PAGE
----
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The NVIDIA® OptiX™ Ray Tracing Engine is a programmable ray tracing framework helping software developers build ray tracing applications in a fraction of the time of conventional methods, that then run exceedingly fast on NVIDIA GPUs. Unlike a renderer with a prescribed look, a language limited to rendering, or prescribed solutions with fixed data structures, the OptiX engine is extremely general - enabling developers to quickly accelerate whatever ray tracing task they wish, integrate it as needed, and run it on commonly available hardware.
The OptiX engine takes care of the "heavy lifting" associated with ray tracing, giving developers more time to concentrate on technique with relatively small programs that leverage the latest GPU advances. A single ray execution model makes building custom techniques straight forward, while state of the art acceleration structures (such as BVH and KD trees), cutting edge traversal algorithms, load balancing, recursion, parallelism (across CUDA Cores and GPUs), out of core processing, and interop with OpenGL, Direct3D and CUDA, makes ray tracing development far easier than alternative approaches.
OptiX easily extends beyond image creation by enabling rays to gather and carry custom payloads. The data fed to OptiX is also programmable, enabling custom shading techniques, programmable intersection for procedural definitions, and programmable cameras for customized ray dispatching. This flexibility enables OptiX to accelerate ray traced rendering algorithms ranging from the highly interactive to the ultra-realistic, while also accommodating disciplines such as acoustics, ballistics, collision analysis, radiation reflectance, or volume calculations - wherever intensive ray tracing calculations are employed.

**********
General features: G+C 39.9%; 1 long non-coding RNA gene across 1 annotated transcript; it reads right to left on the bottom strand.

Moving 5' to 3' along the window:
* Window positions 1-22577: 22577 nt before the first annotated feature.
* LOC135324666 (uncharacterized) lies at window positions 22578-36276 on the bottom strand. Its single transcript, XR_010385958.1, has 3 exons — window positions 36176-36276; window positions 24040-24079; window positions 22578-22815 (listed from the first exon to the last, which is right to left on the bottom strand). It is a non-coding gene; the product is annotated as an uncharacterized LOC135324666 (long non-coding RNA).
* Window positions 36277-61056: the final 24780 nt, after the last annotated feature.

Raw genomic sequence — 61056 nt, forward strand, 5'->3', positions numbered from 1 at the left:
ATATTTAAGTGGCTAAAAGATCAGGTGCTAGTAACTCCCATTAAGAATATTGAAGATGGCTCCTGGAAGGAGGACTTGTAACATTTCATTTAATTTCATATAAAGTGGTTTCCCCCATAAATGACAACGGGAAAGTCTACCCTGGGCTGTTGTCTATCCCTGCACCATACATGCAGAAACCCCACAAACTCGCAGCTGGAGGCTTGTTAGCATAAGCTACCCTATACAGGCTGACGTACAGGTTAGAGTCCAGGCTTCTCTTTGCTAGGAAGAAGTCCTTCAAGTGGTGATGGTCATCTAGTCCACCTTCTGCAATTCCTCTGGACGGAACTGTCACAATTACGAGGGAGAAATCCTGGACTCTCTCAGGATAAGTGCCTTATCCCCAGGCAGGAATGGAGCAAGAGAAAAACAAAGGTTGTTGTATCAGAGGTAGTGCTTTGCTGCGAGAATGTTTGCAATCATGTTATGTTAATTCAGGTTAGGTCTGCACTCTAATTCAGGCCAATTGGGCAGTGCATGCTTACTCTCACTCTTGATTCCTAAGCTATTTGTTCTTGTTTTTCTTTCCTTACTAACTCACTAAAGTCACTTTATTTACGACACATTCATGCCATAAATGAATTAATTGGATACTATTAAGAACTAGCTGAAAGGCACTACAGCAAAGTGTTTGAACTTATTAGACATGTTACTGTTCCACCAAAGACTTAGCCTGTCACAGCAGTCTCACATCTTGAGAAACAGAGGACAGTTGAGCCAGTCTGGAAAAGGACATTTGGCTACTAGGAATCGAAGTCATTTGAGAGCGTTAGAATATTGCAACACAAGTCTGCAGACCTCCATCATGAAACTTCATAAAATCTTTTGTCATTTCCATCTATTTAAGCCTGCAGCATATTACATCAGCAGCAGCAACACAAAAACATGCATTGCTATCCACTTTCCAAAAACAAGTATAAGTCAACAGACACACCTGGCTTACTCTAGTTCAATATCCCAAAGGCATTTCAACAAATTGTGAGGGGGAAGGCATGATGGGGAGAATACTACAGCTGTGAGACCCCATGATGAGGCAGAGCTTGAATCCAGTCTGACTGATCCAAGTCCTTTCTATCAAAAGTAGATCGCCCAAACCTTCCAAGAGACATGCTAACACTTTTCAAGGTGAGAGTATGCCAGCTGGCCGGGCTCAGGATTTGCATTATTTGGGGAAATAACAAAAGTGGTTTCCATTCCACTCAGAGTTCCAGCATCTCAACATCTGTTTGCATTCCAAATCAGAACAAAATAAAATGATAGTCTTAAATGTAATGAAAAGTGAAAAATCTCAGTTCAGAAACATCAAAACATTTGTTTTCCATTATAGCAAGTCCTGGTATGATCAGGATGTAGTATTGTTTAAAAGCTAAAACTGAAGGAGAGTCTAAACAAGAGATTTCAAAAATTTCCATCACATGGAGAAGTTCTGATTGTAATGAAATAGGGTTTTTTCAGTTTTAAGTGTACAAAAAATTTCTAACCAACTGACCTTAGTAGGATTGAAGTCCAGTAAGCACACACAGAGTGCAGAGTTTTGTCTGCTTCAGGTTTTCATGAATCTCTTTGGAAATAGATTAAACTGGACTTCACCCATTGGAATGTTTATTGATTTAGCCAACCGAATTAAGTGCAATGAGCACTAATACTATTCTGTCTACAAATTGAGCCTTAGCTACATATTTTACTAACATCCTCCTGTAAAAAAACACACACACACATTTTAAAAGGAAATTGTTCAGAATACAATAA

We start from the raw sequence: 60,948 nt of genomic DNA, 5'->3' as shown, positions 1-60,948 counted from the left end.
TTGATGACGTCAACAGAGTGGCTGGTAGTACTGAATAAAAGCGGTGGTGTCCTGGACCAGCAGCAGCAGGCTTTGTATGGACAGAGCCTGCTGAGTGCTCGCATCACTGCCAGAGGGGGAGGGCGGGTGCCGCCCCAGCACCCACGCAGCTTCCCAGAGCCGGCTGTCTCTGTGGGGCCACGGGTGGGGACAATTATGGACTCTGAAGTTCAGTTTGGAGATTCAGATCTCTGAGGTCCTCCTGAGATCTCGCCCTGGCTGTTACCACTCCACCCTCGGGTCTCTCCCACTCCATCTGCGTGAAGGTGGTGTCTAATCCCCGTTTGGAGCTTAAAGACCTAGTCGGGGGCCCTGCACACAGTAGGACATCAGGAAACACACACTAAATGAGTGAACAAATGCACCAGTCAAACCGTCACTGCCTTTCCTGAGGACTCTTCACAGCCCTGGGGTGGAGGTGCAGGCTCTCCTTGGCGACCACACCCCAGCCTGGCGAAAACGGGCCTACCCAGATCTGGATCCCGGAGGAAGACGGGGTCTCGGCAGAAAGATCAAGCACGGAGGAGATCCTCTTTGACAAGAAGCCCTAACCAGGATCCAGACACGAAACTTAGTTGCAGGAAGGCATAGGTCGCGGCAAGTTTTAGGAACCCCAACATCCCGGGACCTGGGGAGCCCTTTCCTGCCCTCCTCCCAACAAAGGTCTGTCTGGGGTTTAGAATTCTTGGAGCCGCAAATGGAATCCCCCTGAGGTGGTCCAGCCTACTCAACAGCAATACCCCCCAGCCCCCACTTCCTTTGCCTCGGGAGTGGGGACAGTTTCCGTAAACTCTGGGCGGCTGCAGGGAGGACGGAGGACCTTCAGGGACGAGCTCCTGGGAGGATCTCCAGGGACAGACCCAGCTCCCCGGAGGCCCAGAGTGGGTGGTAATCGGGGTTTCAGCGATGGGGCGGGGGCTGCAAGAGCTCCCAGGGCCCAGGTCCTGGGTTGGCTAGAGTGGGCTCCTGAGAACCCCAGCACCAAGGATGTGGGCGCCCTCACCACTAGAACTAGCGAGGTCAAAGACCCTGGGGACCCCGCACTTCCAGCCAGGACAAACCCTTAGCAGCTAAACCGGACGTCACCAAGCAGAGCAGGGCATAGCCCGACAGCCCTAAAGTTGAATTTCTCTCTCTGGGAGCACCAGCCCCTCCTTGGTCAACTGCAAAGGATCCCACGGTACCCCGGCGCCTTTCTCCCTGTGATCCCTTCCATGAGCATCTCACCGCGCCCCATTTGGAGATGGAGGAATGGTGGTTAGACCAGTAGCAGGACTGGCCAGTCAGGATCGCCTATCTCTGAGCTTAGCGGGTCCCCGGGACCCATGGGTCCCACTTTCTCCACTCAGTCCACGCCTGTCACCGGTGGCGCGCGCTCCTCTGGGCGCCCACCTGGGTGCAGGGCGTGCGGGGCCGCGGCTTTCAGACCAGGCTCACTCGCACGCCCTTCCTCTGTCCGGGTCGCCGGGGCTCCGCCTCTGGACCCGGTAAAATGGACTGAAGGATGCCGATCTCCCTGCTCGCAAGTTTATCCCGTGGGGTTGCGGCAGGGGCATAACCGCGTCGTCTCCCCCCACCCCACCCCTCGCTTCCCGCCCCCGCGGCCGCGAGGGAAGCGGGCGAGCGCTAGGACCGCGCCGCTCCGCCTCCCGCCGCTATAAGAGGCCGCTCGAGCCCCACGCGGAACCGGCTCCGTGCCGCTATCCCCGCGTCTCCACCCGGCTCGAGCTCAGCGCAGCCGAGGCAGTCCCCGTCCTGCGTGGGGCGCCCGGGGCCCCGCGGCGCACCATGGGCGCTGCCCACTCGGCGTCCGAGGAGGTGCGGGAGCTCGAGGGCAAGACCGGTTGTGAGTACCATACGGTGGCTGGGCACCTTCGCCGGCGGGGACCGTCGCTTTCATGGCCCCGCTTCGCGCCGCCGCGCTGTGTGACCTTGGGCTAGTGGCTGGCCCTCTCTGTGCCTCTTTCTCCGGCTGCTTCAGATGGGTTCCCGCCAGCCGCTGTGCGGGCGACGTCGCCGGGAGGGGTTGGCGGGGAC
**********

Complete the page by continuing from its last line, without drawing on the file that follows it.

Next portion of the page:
Applications employing OptiX continually increase in speed by using consistent APIs that exploit the latest advances from both new hardware and ray tracing research at NVIDIA. As a compiler based technology, OptiX builds the optimal runtime for the processors it finds, freeing developers from having to optimize their applications per GPU architecture.
To see the latest release notes on OptiX, click here.
The OptiX QuickStart Guide walks through several tutorials to get you started with OptiX.
Learn more about using OptiX with the Programming Guide.
To read the details on using the OptiX API, click here.
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